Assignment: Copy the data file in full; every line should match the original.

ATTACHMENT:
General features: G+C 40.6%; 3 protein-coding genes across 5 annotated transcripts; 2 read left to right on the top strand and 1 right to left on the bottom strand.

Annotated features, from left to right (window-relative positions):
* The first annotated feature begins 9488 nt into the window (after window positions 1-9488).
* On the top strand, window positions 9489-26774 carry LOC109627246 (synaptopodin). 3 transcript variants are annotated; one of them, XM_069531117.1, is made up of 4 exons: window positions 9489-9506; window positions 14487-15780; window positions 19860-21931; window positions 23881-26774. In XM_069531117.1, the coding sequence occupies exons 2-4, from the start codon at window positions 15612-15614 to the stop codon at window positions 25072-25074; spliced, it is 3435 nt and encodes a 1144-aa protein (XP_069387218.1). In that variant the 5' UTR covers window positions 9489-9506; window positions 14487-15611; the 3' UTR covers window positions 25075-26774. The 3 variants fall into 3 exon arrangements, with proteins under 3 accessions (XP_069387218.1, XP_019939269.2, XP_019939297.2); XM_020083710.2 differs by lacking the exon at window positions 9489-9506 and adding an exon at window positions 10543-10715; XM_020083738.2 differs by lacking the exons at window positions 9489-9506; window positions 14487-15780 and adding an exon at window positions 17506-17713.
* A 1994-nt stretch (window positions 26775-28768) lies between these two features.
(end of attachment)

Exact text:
General features: G+C 40.6%; 3 protein-coding genes across 5 annotated transcripts; 2 read left to right on the top strand and 1 right to left on the bottom strand.

Annotated features, from left to right (window-relative positions):
* The first annotated feature begins 9488 nt into the window (after window positions 1-9488).
* On the top strand, window positions 9489-26774 carry LOC109627246 (synaptopodin). 3 transcript variants are annotated; one of them, XM_069531117.1, is made up of 4 exons: window positions 9489-9506; window positions 14487-15780; window positions 19860-21931; window positions 23881-26774. In XM_069531117.1, the coding sequence occupies exons 2-4, from the start codon at window positions 15612-15614 to the stop codon at window positions 25072-25074; spliced, it is 3435 nt and encodes a 1144-aa protein (XP_069387218.1). In that variant the 5' UTR covers window positions 9489-9506; window positions 14487-15611; the 3' UTR covers window positions 25075-26774. The 3 variants fall into 3 exon arrangements, with proteins under 3 accessions (XP_069387218.1, XP_019939269.2, XP_019939297.2); XM_020083710.2 differs by lacking the exon at window positions 9489-9506 and adding an exon at window positions 10543-10715; XM_020083738.2 differs by lacking the exons at window positions 9489-9506; window positions 14487-15780 and adding an exon at window positions 17506-17713.
* A 1994-nt stretch (window positions 26775-28768) lies between these two features.